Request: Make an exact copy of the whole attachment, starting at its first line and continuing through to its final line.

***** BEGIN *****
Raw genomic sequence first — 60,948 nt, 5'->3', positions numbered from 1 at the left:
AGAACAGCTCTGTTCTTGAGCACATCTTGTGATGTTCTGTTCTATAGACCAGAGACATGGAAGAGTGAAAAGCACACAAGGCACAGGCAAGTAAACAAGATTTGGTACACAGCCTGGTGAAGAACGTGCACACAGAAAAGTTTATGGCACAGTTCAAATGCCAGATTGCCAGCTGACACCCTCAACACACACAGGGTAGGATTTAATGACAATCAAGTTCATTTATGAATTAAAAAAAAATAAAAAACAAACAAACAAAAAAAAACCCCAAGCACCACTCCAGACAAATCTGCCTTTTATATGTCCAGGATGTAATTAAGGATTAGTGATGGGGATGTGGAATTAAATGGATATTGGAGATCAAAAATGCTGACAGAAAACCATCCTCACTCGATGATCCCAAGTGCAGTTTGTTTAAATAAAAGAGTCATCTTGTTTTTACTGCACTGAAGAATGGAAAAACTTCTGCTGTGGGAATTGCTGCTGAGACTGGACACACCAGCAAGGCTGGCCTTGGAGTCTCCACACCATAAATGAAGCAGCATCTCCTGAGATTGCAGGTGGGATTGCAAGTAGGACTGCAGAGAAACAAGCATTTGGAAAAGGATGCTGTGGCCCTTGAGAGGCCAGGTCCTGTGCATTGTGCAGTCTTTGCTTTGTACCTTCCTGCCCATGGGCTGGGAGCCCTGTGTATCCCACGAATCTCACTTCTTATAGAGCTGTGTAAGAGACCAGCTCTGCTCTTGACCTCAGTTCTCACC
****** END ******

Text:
Raw genomic sequence first — 60,948 nt, 5'->3', positions numbered from 1 at the left:
AGAACAGCTCTGTTCTTGAGCACATCTTGTGATGTTCTGTTCTATAGACCAGAGACATGGAAGAGTGAAAAGCACACAAGGCACAGGCAAGTAAACAAGATTTGGTACACAGCCTGGTGAAGAACGTGCACACAGAAAAGTTTATGGCACAGTTCAAATGCCAGATTGCCAGCTGACACCCTCAACACACACAGGGTAGGATTTAATGACAATCAAGTTCATTTATGAATTAAAAAAAAATAAAAAACAAACAAACAAAAAAAAACCCCAAGCACCACTCCAGACAAATCTGCCTTTTATATGTCCAGGATGTAATTAAGGATTAGTGATGGGGATGTGGAATTAAATGGATATTGGAGATCAAAAATGCTGACAGAAAACCATCCTCACTCGATGATCCCAAGTGCAGTTTGTTTAAATAAAAGAGTCATCTTGTTTTTACTGCACTGAAGAATGGAAAAACTTCTGCTGTGGGAATTGCTGCTGAGACTGGACACACCAGCAAGGCTGGCCTTGGAGTCTCCACACCATAAATGAAGCAGCATCTCCTGAGATTGCAGGTGGGATTGCAAGTAGGACTGCAGAGAAACAAGCATTTGGAAAAGGATGCTGTGGCCCTTGAGAGGCCAGGTCCTGTGCATTGTGCAGTCTTTGCTTTGTACCTTCCTGCCCATGGGCTGGGAGCCCTGTGTATCCCACGAATCTCACTTCTTATAGAGCTGTGTAAGAGACCAGCTCTGCTCTTGACCTCAGTTCTCACC